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Baseball Pitchers

Intended Use

  • Reduce fatigue and improve pitching performance by enhancing recovery between innings. Our intermittent negative pressure compression sleeves (recovery sleeves) may improve pitcher’s endurance by delaying the onset of fatigue when throwing a baseball.
  • Our recovery sleeves provide a tight fit and feel good. While improving cooling through your palm using an inside out cooling technique.
  • After throwing a baseball, cool your arm between innings to reduce fatigue. Use heat immediately after cooling and before throwing a baseball again to re-warm your hand and help you regain feel of the baseball.

Directions – How to Use

  1. Prepare: Refrigerate cold packs at 35-50 °F before use, transport in cooler. If applying heat, activate your heat pack 30 minutes before use and use their instructions.
  2. Use: Insert your pitching arm and cooling pack into the recovery sleeve (logo facing out) between innings. Hold the cooling pack in your palm and allow it to overlap onto your forearm. (Leave your fingers unexposed to direct contact with the cooling pack).
  3. Secure the top of the recovery sleeve with the attached strap to prevent air from escaping and to seal the recovery sleeve.
  4. Squeeze the suction pump until air is completely removed from inside of the recovery sleeve.
  5. Periodically squeeze the suction pump to remove air and hold the negative pressure.
  6. Use one cold pack stored between 40-50°F per inning. Aim for approximately 5 minutes of cooling between innings.
  7. Remove your arm from the sleeve and apply heat directly to your hand before you resume throwing. Aim for approximately 2 minutes of re-warming. (Note if you do not have a heat source, skip this step).
  8. Repeat as needed. After use, turn your sleeve inside out to dry. Put your cold packs back into the refrigerator to re-use.

Please note

  • Seal the recovery sleeve at the top of the arm and make sure that no undershirts prevent a complete seal. The sleeve should maintain direct contact with the skin of the arm. Otherwise air will leak and prevent negative pressure compression.
  • Cold packs should not be frozen or applied at a temperature colder than 40°F. This will cause the capillaries in the palm to constrict, which will prevent the removal of heat and slow blood flow. However, if it is an extremely hot day and you will be applying your cold packs with an elevated body temperature, then you can apply a colder temperature without the negative side effects of constriction and slowing of blood flow.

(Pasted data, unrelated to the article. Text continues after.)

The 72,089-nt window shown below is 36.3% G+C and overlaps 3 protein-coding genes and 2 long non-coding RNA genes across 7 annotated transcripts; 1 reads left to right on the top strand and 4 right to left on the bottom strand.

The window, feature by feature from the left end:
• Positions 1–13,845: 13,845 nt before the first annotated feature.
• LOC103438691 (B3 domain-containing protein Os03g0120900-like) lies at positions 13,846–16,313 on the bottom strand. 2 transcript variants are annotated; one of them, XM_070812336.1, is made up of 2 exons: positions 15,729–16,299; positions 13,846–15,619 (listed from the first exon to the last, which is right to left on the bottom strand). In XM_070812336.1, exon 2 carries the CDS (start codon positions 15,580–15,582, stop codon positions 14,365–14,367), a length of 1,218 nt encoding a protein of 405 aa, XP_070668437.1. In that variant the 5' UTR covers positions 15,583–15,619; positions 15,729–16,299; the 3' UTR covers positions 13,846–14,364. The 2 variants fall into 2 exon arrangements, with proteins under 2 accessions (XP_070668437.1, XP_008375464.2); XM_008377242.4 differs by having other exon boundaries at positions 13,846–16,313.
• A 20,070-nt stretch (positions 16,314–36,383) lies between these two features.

• Refrigerated cold packs are good for 5-10 minutes (or until roughly 65°F), then should be switched for a new cold pack. One heat pack is good for roughly 10 hours with temperatures between 100-160°F. Remove immediately if too hot. If heat packs are stored in a sealed zip lock bag, you may be able to get more than one use.



The below references relate to in game recovery strategies that pitchers use during games or between innings. These references are  NOT for our product. But we would like to bring to your attention out of the box ideas and resources that may make you consider other out of box solutions.

-Study on Cooling Between Innings:

Eight amateur male baseball pitchers applied 4 minutes of wet ice cooling to their forearms and shoulders between innings which resulted in an increase in average pitch speed over 5 innings (12 max effort pitches per inning). The greatest increase in average pitch speed occurred in the 4th and 5th innings when using the cooling intervention. This shows that intermittent cryotherapy can slow the loss of velocity in pitchers as pitch counts rise. The use of intermittent cooling between innings also improved the pitchers perceived recovery and rate of exertion. The authors note that pitchers typically wear towels or a jacket on their pitching arm to keep the arm loose and warm, but this practice contradicts the current scientific evidence.


Bishop SH, Herron RL, Ryan GA, Katica CP, Bishop PA. “The Effect of Intermittent Arm and Shoulder Cooling on Baseball Pitching Velocity.” J Strength Cond Res. 2016 Apr;30(4):1027-32. Abstract:  | Full text: